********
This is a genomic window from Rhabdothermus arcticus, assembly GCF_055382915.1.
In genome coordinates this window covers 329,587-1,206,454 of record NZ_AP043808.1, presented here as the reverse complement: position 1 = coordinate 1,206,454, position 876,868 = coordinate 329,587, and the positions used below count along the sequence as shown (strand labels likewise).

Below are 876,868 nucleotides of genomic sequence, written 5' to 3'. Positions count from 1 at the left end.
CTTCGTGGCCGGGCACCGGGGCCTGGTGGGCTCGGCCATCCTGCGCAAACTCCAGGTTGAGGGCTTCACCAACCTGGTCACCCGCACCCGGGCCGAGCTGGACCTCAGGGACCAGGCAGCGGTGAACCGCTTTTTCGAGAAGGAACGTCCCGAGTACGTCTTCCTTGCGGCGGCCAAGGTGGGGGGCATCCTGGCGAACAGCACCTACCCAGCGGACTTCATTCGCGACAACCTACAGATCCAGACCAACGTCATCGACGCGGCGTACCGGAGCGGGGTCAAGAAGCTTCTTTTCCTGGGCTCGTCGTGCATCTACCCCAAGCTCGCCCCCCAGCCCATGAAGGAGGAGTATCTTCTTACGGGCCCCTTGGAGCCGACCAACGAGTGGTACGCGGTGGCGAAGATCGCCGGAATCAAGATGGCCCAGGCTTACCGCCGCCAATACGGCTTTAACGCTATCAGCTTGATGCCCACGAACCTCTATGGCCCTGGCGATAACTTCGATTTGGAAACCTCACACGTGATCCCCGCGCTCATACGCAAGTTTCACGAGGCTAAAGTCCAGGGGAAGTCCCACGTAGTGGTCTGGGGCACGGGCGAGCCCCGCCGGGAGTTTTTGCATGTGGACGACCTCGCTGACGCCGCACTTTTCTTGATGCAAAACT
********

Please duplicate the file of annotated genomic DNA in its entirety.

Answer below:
This is a genomic window from Rhabdothermus arcticus, assembly GCF_055382915.1.
In genome coordinates this window covers 329,587-1,206,454 of record NZ_AP043808.1, presented here as the reverse complement: position 1 = coordinate 1,206,454, position 876,868 = coordinate 329,587, and the positions used below count along the sequence as shown (strand labels likewise).

Below are 876,868 nucleotides of genomic sequence, written 5' to 3'. Positions count from 1 at the left end.
CTTCGTGGCCGGGCACCGGGGCCTGGTGGGCTCGGCCATCCTGCGCAAACTCCAGGTTGAGGGCTTCACCAACCTGGTCACCCGCACCCGGGCCGAGCTGGACCTCAGGGACCAGGCAGCGGTGAACCGCTTTTTCGAGAAGGAACGTCCCGAGTACGTCTTCCTTGCGGCGGCCAAGGTGGGGGGCATCCTGGCGAACAGCACCTACCCAGCGGACTTCATTCGCGACAACCTACAGATCCAGACCAACGTCATCGACGCGGCGTACCGGAGCGGGGTCAAGAAGCTTCTTTTCCTGGGCTCGTCGTGCATCTACCCCAAGCTCGCCCCCCAGCCCATGAAGGAGGAGTATCTTCTTACGGGCCCCTTGGAGCCGACCAACGAGTGGTACGCGGTGGCGAAGATCGCCGGAATCAAGATGGCCCAGGCTTACCGCCGCCAATACGGCTTTAACGCTATCAGCTTGATGCCCACGAACCTCTATGGCCCTGGCGATAACTTCGATTTGGAAACCTCACACGTGATCCCCGCGCTCATACGCAAGTTTCACGAGGCTAAAGTCCAGGGGAAGTCCCACGTAGTGGTCTGGGGCACGGGCGAGCCCCGCCGGGAGTTTTTGCATGTGGACGACCTCGCTGACGCCGCACTTTTCTTGATGCAAAACT